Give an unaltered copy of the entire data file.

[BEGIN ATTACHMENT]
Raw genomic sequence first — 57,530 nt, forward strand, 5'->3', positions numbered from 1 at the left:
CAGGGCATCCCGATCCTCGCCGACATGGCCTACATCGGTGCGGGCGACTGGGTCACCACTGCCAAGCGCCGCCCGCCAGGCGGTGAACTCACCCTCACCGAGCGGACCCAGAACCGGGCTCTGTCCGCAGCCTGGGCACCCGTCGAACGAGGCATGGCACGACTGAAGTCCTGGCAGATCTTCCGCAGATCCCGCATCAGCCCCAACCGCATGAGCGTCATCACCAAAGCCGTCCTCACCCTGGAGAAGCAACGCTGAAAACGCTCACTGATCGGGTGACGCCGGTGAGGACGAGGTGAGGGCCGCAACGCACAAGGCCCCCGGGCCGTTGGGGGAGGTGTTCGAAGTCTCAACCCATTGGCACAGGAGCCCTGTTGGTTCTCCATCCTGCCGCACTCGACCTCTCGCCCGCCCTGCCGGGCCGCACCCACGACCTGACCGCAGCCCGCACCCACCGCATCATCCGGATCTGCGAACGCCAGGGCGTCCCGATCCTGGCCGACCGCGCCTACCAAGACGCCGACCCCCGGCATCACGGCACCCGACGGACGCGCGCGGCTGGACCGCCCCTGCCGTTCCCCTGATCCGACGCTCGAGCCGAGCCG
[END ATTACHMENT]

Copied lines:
Raw genomic sequence first — 57,530 nt, forward strand, 5'->3', positions numbered from 1 at the left:
CAGGGCATCCCGATCCTCGCCGACATGGCCTACATCGGTGCGGGCGACTGGGTCACCACTGCCAAGCGCCGCCCGCCAGGCGGTGAACTCACCCTCACCGAGCGGACCCAGAACCGGGCTCTGTCCGCAGCCTGGGCACCCGTCGAACGAGGCATGGCACGACTGAAGTCCTGGCAGATCTTCCGCAGATCCCGCATCAGCCCCAACCGCATGAGCGTCATCACCAAAGCCGTCCTCACCCTGGAGAAGCAACGCTGAAAACGCTCACTGATCGGGTGACGCCGGTGAGGACGAGGTGAGGGCCGCAACGCACAAGGCCCCCGGGCCGTTGGGGGAGGTGTTCGAAGTCTCAACCCATTGGCACAGGAGCCCTGTTGGTTCTCCATCCTGCCGCACTCGACCTCTCGCCCGCCCTGCCGGGCCGCACCCACGACCTGACCGCAGCCCGCACCCACCGCATCATCCGGATCTGCGAACGCCAGGGCGTCCCGATCCTGGCCGACCGCGCCTACCAAGACGCCGACCCCCGGCATCACGGCACCCGACGGACGCGCGCGGCTGGACCGCCCCTGCCGTTCCCCTGATCCGACGCTCGAGCCGAGCCG